Class Description

AFTER THIS CLASS YOU’LL BE ABLE TO:

  • Learn the habitat and behaviors of a variety of birds
  • How to make the best light choices based off your subject
  • Turn the ordinary into the extraordinary using color, shadows, and symmetry
  • Fast post-processing techniques to take your images to the highest level

ABOUT BEN'S CLASS:

Make the most of your wildlife adventures with Ben Knoot in this beginners guide to bird Photography course. Ben Knoot has a background in environmental policy and education as well as a keen eye and love for birds. He has honed his skill into becoming a professional photographer guiding tours around the world to help enthusiasts understand their cameras and their subjects. In this course- Ben will walk through the importance of researching and understanding your subject and the habitat they dwell in. He’ll discuss how to interact and engage a variety of birds so you have a stronger opportunity to capture them while out. He’ll walk through camera fundamentals, how to set your camera, think about composition and work with a variety of lighting. Ben will even talk through his switch to an Olympus mirrorless camera to help improve his ability to make and craft the artistic images he does.

WHO THIS CLASS IS FOR:

  • Bird Enthusiasts
  • Beginner Photographers
  • Wildlife Photographers

SOFTWARE USED:

Adobe Lightroom CC 2019

EQUIPMENT USED:

Olympus

ABOUT YOUR INSTRUCTOR:

Ben is a 23-year-old nature photographer originally from California. Before graduating in 2018, he studied Environmental Policy and Environmental Education at Western Washington University in Bellingham Washington State. Ben now leads educational and instructive photography tours and workshops for Tropical Birding Tours; http://www.tropicalbirding.com Ben’s goal while guiding is to provide a memorable, exciting and successful experience so that other people can enjoy photographing earths beauty as much as he does. Ben has been published by several organizations including, Natures Best Photography, Audubon, Ranger Rick, NANPA, Wildlife Photo Magazine, and the BBC. His deep love and passion for nature has guided and will continue to guide the way he chooses to live his life, with a sense of wonder and curiosity of all things new and exciting.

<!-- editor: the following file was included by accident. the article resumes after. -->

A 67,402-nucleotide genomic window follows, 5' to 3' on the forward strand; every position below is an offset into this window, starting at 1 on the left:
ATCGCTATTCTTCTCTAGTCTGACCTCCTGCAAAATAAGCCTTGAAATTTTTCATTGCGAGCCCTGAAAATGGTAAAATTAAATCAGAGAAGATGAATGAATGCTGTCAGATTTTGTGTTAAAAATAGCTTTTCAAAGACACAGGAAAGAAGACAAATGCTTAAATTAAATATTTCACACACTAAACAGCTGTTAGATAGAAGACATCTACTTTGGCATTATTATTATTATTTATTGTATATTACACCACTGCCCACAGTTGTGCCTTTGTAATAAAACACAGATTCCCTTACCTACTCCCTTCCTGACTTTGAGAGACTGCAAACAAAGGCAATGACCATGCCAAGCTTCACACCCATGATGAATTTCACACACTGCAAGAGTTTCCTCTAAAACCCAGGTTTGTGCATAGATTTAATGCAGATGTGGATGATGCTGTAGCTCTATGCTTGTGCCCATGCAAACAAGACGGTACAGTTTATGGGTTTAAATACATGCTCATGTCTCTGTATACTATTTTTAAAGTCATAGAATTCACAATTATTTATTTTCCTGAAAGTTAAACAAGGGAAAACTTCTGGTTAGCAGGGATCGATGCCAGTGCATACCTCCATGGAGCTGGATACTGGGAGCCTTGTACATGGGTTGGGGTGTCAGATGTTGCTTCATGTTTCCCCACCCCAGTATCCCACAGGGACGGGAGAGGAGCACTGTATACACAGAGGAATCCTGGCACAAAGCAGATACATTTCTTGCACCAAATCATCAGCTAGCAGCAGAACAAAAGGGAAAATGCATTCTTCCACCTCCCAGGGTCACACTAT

Reviews

Cynthia
 

I liked this class. It gives beginners a great place to start photographing birds. I especially liked his lesson on post-processing. Too many classes skip that part. The use of bird calls is what it is. To be competitive in bird photography you probably have to use them. I personally won't; it's just not worth it to me. So nice to see a young person active in this field!

Colleen Church
 

This class is wonderful. Ben give you some very helpful information to starting your photo birding adventures. The apps he suggested are very helpful. The tips for scouting and what to look get you going. I will definitely be watching it again.

a Creativelive Student
 

I really enjoyed this course. The instructor doesn't beat around the bush. He gives you useful information that you can implement. I especially loved that he talks about apps on your phone that could be used to make your experience more fruitful. The only thing I didn't like was the advertisement for Olympus, but you can just skip that part.